Trump’s “policies” would hurt his fans but his words are already battering the most vulnerable
Hillary Clinton is done being politically correct and the Trump campaign is demanding a trigger warning.
The Democratic nominee has focused this campaign back to the subject of her Alt-Right speech of a few weeks ago — the racism and hatred Trump’s campaign has stoked, encouraged and embraced.
“To just be grossly generalistic, you can put half of Trump supporters into what I call the basket of deplorables,” Clinton said at fundraiser Friday night. “Right? Racist, sexist, homophobic, xenophobic, Islamaphobic, you name it.”
And she went on. “And unfortunately, there are people like that and he has lifted them up. He has given voice to their websites that used to only have 11,000 people, now have 11 million. He tweets and retweets offensive, hateful, mean-spirited rhetoric.”
This is pretty much all unassailable fact — except perhaps the “half” part, which even Clinton notes is “grossly generalistic.”
The right wing press is taking great offense to this claim, the Trump campaign wants an apology and many members of the media are offended on behalf of Trump supporters.
When they aren’t yelling “Kill that bitch!” or demanding someone, “Go f*cking Cook my burrito, bitch!“, Trump supporters have become one of the most sympathized with groups in America — with many on the right accusing liberals of staying purposely oblivious to Trump’s appeal out of some sort of elitism or gluten allergy.
Those who don’t see the charms of Trump’s intolerance have been saddled with an intolerance of their own.
If you don’t get Trump, you don’t know “how to talk to people from Middle America… who like to hunt, and fish, and pray and actually work for a living,” Duck Dynasty’s Willie Robertson said at the Republican Convention.
Trump is the first candidate who “speaks to the struggles” of poor white people “in a long time,” claims J.D. Vance author of Hillbilly Elegy: A Memoir of a Family and a Culture in Crisis.
On the left, Thomas Frank—author of the classic take on right’s appeal to the white middle class What’s the Matter with Kansas?—notes Trump’s obsession with trade shows he has a grasp of grinding angst of the working class that mainstream Republicans and Democrats lack. In Trump, millions of Americans see a respite from, “Ill-considered trade deals and generous bank bailouts and guaranteed profits for insurance companies but no recovery for average people, ever—these policies have taken their toll.”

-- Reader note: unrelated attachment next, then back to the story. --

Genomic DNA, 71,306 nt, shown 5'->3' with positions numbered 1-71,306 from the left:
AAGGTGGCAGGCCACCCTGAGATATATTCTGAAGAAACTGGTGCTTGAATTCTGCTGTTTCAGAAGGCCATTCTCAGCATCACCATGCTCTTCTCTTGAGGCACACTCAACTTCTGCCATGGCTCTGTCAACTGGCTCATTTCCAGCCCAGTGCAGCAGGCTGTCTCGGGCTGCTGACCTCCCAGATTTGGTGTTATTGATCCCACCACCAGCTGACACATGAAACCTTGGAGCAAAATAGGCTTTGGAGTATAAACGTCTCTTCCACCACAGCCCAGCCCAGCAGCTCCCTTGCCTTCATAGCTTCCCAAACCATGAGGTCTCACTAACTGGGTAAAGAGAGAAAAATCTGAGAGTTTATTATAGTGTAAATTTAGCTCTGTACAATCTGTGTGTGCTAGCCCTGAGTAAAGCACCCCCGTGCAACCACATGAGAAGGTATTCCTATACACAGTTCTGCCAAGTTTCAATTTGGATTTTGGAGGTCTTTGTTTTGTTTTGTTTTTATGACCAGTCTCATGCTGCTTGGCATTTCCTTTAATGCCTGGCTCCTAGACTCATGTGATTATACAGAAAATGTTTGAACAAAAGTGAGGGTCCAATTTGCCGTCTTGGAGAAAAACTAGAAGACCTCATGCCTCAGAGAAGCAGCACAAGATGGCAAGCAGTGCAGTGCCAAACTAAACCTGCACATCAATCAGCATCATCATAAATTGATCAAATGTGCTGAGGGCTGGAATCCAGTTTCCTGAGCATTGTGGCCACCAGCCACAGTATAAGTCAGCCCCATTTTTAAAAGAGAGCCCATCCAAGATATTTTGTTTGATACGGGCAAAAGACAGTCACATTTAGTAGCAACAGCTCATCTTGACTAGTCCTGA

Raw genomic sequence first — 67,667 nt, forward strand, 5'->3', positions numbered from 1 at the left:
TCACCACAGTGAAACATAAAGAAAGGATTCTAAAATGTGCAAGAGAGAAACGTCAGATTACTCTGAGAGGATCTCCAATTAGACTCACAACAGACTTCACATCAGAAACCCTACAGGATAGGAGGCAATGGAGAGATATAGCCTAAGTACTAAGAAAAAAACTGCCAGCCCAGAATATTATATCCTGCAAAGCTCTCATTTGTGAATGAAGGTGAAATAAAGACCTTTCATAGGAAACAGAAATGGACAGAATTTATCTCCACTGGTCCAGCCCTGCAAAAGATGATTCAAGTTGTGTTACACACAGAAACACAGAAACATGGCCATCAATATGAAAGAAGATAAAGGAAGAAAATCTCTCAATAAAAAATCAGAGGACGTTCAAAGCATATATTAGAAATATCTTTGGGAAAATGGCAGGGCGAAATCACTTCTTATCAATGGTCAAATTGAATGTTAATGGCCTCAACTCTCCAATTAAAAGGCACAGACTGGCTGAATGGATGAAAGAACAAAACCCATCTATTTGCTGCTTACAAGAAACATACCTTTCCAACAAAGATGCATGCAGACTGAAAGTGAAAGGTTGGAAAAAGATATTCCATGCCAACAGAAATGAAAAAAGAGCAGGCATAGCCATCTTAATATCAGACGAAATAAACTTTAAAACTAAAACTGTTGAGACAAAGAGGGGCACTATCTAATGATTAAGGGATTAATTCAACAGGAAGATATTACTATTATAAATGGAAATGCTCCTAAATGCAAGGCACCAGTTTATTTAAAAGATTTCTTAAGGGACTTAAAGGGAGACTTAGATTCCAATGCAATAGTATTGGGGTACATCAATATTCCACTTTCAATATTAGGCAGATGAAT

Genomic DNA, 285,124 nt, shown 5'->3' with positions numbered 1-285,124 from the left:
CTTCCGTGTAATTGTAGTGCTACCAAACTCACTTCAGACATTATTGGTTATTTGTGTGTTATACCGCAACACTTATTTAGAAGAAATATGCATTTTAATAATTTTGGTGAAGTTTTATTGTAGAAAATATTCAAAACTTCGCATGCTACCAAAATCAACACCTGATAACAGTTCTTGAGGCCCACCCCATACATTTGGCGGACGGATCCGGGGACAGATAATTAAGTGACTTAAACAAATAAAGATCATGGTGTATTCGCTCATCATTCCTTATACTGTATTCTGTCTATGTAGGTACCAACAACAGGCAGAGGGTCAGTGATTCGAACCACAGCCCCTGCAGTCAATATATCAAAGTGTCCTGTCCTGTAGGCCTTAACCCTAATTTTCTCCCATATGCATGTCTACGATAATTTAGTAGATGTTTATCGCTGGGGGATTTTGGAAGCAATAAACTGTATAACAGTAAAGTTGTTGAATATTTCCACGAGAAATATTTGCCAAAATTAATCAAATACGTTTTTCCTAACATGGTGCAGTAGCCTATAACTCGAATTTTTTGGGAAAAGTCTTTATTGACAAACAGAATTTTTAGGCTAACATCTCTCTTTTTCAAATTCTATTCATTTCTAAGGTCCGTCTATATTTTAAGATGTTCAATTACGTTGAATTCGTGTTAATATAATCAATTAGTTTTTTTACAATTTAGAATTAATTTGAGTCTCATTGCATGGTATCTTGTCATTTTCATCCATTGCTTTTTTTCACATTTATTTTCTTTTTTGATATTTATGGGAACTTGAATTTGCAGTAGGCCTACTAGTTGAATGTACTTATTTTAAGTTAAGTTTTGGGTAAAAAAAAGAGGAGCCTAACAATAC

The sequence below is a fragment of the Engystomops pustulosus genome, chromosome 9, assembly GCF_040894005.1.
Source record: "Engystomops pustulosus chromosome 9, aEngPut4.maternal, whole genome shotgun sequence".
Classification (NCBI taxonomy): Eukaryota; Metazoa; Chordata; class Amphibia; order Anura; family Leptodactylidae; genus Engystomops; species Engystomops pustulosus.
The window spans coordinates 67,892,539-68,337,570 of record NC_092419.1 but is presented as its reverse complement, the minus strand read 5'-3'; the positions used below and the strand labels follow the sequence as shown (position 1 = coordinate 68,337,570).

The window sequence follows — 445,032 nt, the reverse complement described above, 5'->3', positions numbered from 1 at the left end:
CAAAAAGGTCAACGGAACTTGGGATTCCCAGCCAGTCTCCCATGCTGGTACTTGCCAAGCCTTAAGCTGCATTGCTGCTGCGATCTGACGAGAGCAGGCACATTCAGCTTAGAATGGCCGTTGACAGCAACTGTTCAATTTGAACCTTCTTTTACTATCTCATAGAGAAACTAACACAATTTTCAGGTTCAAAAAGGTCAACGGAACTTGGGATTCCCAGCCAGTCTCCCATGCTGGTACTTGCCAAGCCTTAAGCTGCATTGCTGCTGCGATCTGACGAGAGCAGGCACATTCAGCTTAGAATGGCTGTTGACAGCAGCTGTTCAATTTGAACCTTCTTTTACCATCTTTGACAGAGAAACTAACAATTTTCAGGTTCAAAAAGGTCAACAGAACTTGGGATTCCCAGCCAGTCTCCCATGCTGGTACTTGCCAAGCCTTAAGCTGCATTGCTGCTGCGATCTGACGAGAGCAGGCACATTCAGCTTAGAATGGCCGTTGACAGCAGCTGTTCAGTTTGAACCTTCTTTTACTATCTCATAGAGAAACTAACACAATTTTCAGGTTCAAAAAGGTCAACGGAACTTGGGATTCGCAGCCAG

These things may all be true — but the bind many aging white Americans find themselves has either been created or nurtured almost entirely by conservative policies.
I call it the “Trump Trap.”
Americans who don’t have college degrees are finding that their career options and the options of their kids are severely limited in this economy are looking for someone to blame. For decades conservatives have offered someone — “them.”
“Them” benefit from government spending. “Them” are taking what you deserve. You can pay “them” back by cutting spending and lowering taxes.
This video from Demos explains the strategy succinctly, using the frame of public education:
Nearly every conservative policy — from cutting education to gutting unions to incentivizing the financialization of our economy to starving our infrastructure — has beaten down the middle class, driving us toward an economy that only serves the already rich or the highly educated. And since your likely level education is closely linked to your parents’ level of education, it’s a nightmare for working class Americans, who once could be promised a decent trade for life.
Trump has seized on this Trap to make a case that immigration and trade are what’s killing our economy. There’s convenient xenophobia in these arguments and possibly some truth in his arguments, especially about trade. But he’s doing something that Republicans haven’t done well for a while — empathizing with the economic concerns of workers.
However, it’s the same old con.
Trump is essentially employing the classic conservative playbook: Telling white workers to blame “them” and using their angst to call for more huge tax breaks for the rich, even though he probably pays no taxes at all.
“The dramatic rise in inequality experienced in the US since 1980 can be traced to the Reagan tax cuts, not to trade,” Douglas Campbell and Lester Lusher find.
It should go without saying that immigration and crime are way down but inequality is spiking. Trump is focusing on fake crises in his effort to make the real one worse.
People who are immiserated and conned by conservative policies deserve our sympathy — and they probably make up the bulk of Trump’s supporters. As I’ve been saying, Trump’s biggest fans would be his biggest victims.
However, we can’t ignore the racist hostility that Trump has abetted and inflamed with his racist conspiracy theories including birtherism and the suggestion that Mexico purposely sends us criminals. These attacks summon the worst instincts of millions and make life more dangerous and unstable for some of the most vulnerable and hardest working people in our country.
Don’t believe me? Ask a Latino.
Trump’s campaign hasn’t done this haphazardly or accidentally. And it must be called out. Unfortunately, doing it in a way that also shows empathy for those who are being conned is hard.